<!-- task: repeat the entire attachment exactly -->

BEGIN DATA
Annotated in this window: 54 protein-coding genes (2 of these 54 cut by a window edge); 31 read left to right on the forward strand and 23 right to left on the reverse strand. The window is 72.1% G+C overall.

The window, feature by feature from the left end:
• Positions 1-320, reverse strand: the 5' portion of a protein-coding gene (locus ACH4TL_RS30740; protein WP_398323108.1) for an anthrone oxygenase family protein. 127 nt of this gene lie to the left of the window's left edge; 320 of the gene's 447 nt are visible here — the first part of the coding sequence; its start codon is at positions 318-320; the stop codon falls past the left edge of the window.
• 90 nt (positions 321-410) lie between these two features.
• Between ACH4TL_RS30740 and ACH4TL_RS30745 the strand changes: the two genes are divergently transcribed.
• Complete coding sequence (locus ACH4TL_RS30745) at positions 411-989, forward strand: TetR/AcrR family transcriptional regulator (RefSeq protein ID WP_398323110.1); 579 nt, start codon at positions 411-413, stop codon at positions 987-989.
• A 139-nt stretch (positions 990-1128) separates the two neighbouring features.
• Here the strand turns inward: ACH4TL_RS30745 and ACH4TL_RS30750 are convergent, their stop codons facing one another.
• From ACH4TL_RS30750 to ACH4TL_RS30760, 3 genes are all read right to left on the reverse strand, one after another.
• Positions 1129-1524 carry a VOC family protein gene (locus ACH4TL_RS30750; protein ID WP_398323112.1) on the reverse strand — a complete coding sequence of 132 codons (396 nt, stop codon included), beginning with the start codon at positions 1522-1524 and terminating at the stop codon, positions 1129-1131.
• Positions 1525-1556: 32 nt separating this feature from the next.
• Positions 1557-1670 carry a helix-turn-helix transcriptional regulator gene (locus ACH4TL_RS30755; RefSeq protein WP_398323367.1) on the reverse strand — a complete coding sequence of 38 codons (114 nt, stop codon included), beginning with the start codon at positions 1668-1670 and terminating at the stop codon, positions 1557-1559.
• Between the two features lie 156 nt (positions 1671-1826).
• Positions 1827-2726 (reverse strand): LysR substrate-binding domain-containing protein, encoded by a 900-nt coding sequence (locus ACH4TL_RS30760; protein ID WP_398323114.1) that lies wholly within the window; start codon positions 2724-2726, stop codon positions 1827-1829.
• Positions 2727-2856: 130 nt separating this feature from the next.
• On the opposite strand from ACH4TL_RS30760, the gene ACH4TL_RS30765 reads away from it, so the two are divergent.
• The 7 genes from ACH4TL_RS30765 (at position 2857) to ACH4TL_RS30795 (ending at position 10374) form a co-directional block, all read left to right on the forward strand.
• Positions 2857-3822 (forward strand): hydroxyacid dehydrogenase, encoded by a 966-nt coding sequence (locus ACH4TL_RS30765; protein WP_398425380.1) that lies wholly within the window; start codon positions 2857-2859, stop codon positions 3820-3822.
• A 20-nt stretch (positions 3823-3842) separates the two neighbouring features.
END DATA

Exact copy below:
Annotated in this window: 54 protein-coding genes (2 of these 54 cut by a window edge); 31 read left to right on the forward strand and 23 right to left on the reverse strand. The window is 72.1% G+C overall.

The window, feature by feature from the left end:
• Positions 1-320, reverse strand: the 5' portion of a protein-coding gene (locus ACH4TL_RS30740; protein WP_398323108.1) for an anthrone oxygenase family protein. 127 nt of this gene lie to the left of the window's left edge; 320 of the gene's 447 nt are visible here — the first part of the coding sequence; its start codon is at positions 318-320; the stop codon falls past the left edge of the window.
• 90 nt (positions 321-410) lie between these two features.
• Between ACH4TL_RS30740 and ACH4TL_RS30745 the strand changes: the two genes are divergently transcribed.
• Complete coding sequence (locus ACH4TL_RS30745) at positions 411-989, forward strand: TetR/AcrR family transcriptional regulator (RefSeq protein ID WP_398323110.1); 579 nt, start codon at positions 411-413, stop codon at positions 987-989.
• A 139-nt stretch (positions 990-1128) separates the two neighbouring features.
• Here the strand turns inward: ACH4TL_RS30745 and ACH4TL_RS30750 are convergent, their stop codons facing one another.
• From ACH4TL_RS30750 to ACH4TL_RS30760, 3 genes are all read right to left on the reverse strand, one after another.
• Positions 1129-1524 carry a VOC family protein gene (locus ACH4TL_RS30750; protein ID WP_398323112.1) on the reverse strand — a complete coding sequence of 132 codons (396 nt, stop codon included), beginning with the start codon at positions 1522-1524 and terminating at the stop codon, positions 1129-1131.
• Positions 1525-1556: 32 nt separating this feature from the next.
• Positions 1557-1670 carry a helix-turn-helix transcriptional regulator gene (locus ACH4TL_RS30755; RefSeq protein WP_398323367.1) on the reverse strand — a complete coding sequence of 38 codons (114 nt, stop codon included), beginning with the start codon at positions 1668-1670 and terminating at the stop codon, positions 1557-1559.
• Between the two features lie 156 nt (positions 1671-1826).
• Positions 1827-2726 (reverse strand): LysR substrate-binding domain-containing protein, encoded by a 900-nt coding sequence (locus ACH4TL_RS30760; protein ID WP_398323114.1) that lies wholly within the window; start codon positions 2724-2726, stop codon positions 1827-1829.
• Positions 2727-2856: 130 nt separating this feature from the next.
• On the opposite strand from ACH4TL_RS30760, the gene ACH4TL_RS30765 reads away from it, so the two are divergent.
• The 7 genes from ACH4TL_RS30765 (at position 2857) to ACH4TL_RS30795 (ending at position 10374) form a co-directional block, all read left to right on the forward strand.
• Positions 2857-3822 (forward strand): hydroxyacid dehydrogenase, encoded by a 966-nt coding sequence (locus ACH4TL_RS30765; protein WP_398425380.1) that lies wholly within the window; start codon positions 2857-2859, stop codon positions 3820-3822.
• A 20-nt stretch (positions 3823-3842) separates the two neighbouring features.